Calling EPA’s delay “egregious,” the Ninth Circuit Court of Appeals ordered EPA to respond to the 2007 petition by October 30 and to make a final decision on the ban by the end of 2016. Earthjustice filed the original lawsuit seeking the court deadline on behalf of the Pesticide Action Network and the Natural Resources Defense Council.

On October 30, 2015, EPA proposed to ban the pesticide on food crops, 15 years after banning it for residential use.

Today is the end of the public comment period on the EPA’s proposed ban. A coalition of farmworker, environmental health and labor groups submitted comments on behalf of legal experts, scientists and the general public.

turf test
Pesticides are applied to experimental turf plots maintained at a golf course. Following simulated rain, runoff was collected from the plots and analyzed for five pesticides, including chlorpyrifos. (Photo by Pamela Rice courtesy USDA)

Earthjustice and Farmworker Justice submitted technical comments on behalf of a coalition of groups, including Pesticide Action Network, Natural Resources Defense Council, and United Farm Workers.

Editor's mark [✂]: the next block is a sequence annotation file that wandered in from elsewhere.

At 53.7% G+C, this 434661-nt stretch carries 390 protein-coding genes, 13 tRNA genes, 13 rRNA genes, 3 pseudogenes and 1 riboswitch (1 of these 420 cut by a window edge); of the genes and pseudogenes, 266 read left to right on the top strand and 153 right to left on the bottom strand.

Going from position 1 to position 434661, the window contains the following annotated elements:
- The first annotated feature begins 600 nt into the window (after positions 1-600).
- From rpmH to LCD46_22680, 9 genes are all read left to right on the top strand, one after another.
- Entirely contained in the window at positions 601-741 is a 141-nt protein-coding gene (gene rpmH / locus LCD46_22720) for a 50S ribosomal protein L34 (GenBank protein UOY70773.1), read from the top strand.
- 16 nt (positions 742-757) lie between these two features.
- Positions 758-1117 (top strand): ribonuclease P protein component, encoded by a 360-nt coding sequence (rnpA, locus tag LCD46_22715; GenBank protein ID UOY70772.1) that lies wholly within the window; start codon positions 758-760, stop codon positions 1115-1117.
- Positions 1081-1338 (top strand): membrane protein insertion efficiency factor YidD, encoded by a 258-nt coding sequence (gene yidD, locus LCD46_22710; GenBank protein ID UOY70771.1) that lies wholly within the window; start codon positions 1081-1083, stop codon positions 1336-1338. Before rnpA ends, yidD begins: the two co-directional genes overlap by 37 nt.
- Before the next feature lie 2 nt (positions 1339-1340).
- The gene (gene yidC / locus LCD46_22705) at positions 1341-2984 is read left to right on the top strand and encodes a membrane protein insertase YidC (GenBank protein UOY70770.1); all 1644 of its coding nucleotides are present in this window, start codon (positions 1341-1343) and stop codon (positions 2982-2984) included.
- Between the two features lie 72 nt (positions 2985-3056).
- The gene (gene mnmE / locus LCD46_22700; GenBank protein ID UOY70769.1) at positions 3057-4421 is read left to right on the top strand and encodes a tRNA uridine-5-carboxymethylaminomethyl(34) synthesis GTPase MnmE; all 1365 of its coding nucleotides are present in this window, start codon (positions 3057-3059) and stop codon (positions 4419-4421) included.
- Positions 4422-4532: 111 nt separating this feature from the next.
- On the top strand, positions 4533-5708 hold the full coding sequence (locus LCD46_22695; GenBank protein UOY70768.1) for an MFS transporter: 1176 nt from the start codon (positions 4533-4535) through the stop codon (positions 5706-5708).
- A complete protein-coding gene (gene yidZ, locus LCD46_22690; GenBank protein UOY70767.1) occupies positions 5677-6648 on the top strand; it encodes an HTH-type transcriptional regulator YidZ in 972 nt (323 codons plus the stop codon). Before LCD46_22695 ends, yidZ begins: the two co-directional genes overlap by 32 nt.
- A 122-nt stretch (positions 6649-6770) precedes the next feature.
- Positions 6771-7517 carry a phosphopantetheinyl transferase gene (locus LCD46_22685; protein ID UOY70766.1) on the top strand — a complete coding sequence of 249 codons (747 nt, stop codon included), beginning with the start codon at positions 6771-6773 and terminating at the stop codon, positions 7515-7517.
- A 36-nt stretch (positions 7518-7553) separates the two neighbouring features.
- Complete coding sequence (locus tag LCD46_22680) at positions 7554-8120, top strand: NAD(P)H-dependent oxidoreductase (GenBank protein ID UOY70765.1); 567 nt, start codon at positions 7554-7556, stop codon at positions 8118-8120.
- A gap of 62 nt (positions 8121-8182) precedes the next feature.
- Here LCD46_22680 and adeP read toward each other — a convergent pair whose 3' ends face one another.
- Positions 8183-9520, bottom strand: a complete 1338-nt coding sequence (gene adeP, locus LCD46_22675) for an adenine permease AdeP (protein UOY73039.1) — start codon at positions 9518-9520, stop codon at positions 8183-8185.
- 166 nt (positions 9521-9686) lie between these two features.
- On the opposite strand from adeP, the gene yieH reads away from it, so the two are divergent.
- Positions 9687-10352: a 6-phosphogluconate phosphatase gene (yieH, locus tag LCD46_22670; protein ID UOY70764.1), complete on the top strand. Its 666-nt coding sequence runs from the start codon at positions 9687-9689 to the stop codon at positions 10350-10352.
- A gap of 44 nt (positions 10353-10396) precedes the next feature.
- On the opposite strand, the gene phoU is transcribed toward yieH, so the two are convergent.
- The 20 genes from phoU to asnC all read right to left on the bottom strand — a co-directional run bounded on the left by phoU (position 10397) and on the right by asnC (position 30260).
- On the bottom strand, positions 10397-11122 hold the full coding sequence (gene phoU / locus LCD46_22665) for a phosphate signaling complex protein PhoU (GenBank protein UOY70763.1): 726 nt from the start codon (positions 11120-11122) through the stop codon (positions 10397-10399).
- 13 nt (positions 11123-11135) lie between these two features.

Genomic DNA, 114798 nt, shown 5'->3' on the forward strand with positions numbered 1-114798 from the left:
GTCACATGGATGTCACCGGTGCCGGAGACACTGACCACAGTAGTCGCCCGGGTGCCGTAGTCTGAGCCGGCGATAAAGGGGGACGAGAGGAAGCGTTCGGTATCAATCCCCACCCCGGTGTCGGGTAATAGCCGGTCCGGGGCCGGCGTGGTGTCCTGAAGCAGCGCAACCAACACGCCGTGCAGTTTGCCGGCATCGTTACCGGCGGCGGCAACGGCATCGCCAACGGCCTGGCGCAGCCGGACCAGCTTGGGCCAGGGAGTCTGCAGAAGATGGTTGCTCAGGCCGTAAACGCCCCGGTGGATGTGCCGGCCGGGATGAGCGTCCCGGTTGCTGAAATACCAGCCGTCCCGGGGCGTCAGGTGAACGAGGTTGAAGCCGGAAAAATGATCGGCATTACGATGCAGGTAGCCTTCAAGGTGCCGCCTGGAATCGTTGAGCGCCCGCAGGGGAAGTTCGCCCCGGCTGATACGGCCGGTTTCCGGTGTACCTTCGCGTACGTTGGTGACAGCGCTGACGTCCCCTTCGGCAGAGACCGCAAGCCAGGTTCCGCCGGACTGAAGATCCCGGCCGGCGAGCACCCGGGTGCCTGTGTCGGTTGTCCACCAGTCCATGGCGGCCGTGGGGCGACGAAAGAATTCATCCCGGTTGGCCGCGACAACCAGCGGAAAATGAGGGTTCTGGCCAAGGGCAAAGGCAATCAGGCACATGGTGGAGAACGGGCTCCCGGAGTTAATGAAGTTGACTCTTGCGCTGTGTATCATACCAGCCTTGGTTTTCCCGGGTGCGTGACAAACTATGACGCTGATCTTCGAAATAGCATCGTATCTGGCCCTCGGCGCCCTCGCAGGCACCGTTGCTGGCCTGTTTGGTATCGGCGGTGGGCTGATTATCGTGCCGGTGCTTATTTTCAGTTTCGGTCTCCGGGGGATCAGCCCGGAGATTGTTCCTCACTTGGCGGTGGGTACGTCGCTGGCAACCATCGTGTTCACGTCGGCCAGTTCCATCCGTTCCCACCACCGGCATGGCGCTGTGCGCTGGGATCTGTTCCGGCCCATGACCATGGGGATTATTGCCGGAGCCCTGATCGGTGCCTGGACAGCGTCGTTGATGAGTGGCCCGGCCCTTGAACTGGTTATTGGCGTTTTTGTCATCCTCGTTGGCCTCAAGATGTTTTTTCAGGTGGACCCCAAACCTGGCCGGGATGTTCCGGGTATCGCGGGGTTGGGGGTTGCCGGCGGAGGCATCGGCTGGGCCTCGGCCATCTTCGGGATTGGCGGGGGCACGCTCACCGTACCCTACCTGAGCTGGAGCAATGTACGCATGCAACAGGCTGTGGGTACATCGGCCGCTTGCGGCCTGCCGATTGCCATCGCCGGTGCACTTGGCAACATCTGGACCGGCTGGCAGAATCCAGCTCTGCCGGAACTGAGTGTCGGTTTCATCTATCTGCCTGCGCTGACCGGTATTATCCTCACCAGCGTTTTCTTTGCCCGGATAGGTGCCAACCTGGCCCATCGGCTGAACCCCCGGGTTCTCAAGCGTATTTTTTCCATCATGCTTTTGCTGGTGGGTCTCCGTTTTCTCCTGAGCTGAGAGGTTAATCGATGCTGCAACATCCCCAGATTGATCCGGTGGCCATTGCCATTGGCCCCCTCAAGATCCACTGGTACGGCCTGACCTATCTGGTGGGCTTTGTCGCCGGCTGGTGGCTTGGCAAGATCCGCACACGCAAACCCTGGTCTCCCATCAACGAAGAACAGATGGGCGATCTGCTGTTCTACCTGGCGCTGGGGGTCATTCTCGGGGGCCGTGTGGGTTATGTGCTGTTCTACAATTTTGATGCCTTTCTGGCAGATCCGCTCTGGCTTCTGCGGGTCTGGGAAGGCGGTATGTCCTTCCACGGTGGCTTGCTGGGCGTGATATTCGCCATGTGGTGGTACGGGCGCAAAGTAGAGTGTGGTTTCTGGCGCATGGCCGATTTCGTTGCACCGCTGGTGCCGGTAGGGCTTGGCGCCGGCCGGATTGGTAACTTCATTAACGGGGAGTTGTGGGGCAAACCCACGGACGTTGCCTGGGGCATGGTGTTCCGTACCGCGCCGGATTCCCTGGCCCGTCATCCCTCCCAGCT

“Given the incredibly strong science on the health harms of chlorpyrifos, it’s absurd that EPA has taken so long to act,” said Dr. Margaret Reeves, senior scientist at PAN.

Dow AgroSciences says the pesticide is safe. “Chlorpyrifos is one of the most widely used pest control products in the world. It is authorized for use in about 100 nations, including the U.S., Canada, the United Kingdom,
Spain, France, Italy, Japan, Australia and New Zealand, where it is registered for protection of essentially every crop now under cultivation. No other pesticide has been more thoroughly tested,” the company said in a statement October 30.

“Dow AgroSciences disagrees with EPA’s proposal and remains confident that all U.S. tolerance issues relating to the continued use of chlorpyrifos can be readily resolved with a more refined analysis,” the company said.

Environmentalists and farmworkers don’t see it that way. “A total ban on chlorpyrifos is what farmworkers, agricultural communities and all consumers deserve,” said Patti Goldman, the Earthjustice attorney handling the case.

“EPA’s and other independent findings show that chlorpyrifos causes brain damage to children and poisons workers and bystanders,” said Goldman. “It is imperative that EPA move quickly to protect workers and children by issuing a final and total ban to this widely-used pesticide.”